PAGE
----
The man who has been the face of Pacific basketball for the past quarter century has opted to step aside and let someone else lead the Tigers into their new era.
Bob Thomason, who has led Pacific to four NCAA tournament appearances and six Big West championships in his 24-year coaching tenure, announced Monday he will retire after the 2012-13 season. That season will be the Tigers' last in the Big West before they move to the West Coast Conference.
"With us going to the WCC, I just think it's the right time to let a new coach lead the team," Thomason said Monday night. "I'll have 25 years of coaching here. I've really enjoyed every moment. I love the university. I have a team next season I think can compete for the Big West. We have nine guys back the following year, so I'll leave the new coach a team. I just think it's the right time."
That Thomason is ready to turn over the keys to the program to another coach is a good for both sides because the timing truly couldn't be better.
Pacific contended for the Big West crown consistently for more than a decade in the 1990s and 2000s, but the program slipped toward the middle of the league in recent years. The Tigers suffered through a 19-loss season a year ago after the top 10 scorers from the previous team departed, sparking criticism about Thomason's commitment to recruiting and ability to retain players.
Thomason's contract was up at the end of next season, but he insists that did not impact his decision to retire. He did acknowledge, however, that he made the announcement now rather than after next season to ensure his status did not become a distraction.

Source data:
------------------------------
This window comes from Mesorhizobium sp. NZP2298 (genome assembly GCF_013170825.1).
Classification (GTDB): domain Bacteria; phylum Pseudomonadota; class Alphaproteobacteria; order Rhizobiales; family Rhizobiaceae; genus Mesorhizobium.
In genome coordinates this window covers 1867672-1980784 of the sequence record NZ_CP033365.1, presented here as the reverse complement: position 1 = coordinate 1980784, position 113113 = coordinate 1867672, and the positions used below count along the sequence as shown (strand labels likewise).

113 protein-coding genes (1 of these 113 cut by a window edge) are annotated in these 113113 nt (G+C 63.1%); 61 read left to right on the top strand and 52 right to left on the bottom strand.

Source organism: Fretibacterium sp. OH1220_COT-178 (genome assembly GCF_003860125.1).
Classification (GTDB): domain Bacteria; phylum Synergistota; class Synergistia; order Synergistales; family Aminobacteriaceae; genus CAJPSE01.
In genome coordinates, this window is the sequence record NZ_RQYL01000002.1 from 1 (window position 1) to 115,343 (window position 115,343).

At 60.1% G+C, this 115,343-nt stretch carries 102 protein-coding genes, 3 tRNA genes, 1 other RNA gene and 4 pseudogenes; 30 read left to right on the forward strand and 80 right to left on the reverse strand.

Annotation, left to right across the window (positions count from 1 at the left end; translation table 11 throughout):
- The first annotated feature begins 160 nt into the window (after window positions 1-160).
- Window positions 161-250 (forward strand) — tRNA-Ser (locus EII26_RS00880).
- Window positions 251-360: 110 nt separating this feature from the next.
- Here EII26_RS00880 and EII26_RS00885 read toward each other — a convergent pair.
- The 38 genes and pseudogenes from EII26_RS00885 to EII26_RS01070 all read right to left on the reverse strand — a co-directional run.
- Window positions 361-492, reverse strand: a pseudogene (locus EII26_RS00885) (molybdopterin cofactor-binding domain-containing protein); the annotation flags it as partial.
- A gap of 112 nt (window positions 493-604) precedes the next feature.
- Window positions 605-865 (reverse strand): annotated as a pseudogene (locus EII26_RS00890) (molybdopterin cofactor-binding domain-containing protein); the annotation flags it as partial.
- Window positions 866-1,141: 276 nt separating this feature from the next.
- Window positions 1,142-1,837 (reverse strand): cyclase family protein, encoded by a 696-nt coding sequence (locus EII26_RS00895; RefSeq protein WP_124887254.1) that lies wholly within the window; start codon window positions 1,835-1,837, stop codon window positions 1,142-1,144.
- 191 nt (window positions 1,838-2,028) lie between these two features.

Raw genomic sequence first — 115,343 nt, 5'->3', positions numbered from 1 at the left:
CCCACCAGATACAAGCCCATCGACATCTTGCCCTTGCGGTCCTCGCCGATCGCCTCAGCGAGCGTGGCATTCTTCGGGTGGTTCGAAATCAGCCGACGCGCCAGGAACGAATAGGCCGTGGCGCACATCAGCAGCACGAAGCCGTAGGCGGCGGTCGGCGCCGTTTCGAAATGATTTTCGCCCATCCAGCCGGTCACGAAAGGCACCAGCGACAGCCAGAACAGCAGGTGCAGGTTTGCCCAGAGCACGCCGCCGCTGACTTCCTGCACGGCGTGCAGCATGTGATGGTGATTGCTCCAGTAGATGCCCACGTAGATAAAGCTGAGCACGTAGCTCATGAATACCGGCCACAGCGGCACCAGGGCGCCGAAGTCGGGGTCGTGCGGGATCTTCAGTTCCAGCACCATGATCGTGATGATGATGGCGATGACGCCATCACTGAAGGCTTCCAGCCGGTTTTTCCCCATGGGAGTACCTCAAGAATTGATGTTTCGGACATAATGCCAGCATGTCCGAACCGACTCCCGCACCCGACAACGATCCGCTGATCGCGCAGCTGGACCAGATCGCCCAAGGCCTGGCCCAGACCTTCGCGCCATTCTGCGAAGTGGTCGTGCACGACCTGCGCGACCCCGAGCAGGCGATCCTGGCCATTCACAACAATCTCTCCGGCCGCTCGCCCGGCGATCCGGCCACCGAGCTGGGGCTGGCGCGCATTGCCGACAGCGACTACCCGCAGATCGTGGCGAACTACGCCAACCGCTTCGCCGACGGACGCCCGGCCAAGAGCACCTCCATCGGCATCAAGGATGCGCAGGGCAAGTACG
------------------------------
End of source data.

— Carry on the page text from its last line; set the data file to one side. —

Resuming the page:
"I didn't want people asking, 'Is coach going to be back next year? Are they renewing his contract?' Thomason said. "That had nothing to do with anything. It's not like I told (athletic director Ted Leland) I wanted a couple more years. I didn't want that. I wanted to let people know, let the players know and then let's go play basketball."
What's most exciting for Thomason is he thinks Pacific can contend in its final year in a league that figures to be weaker at the top with Long Beach State and Santa Barbara losing their best players to graduation. Pacific's roster returns virtually intact and it adds some newcomers who can provide much-needed depth, a combination Thomason believes gives the Tigers a chance to win the league.
Regardless of how Pacific fares in Thomason's final year, his legacy is intact. He'll long be revered in Stockton for his principled, old-school approach to coaching, his 96 percent graduation rate, his contributions in the community and of course the success his program had throughout most of his tenure.
In 2004 and 2005, Pacific won a total of 52 games including a pair of opening-round NCAA tournament games, becoming the first Big West team since 1993 to notch victories in March Madness in back-to-back years. Thomason won Big West coach of the year honors five times in his career and produced No. 1 overall NBA draft pick Michael Olowokandi.
"I competed hard, I coached hard and for the most part we got the most out of players," Thomason said. "I'm really proud of winning 16 games in a row three times and 22 games in a row once. I'm really proud of winning NCAA tournament games in back-to-back years. You just don't see that happening in the Big West very often anymore."
The toughest part of retiring for Thomason? Figuring out what he's going to do with all the newfound free time.
"I played organized basketball or coached it since the fourth grade, so that's 55 years I've been doing this," Thomason said with a chuckle. "People ask me how am I going to do it? I guess we'll see."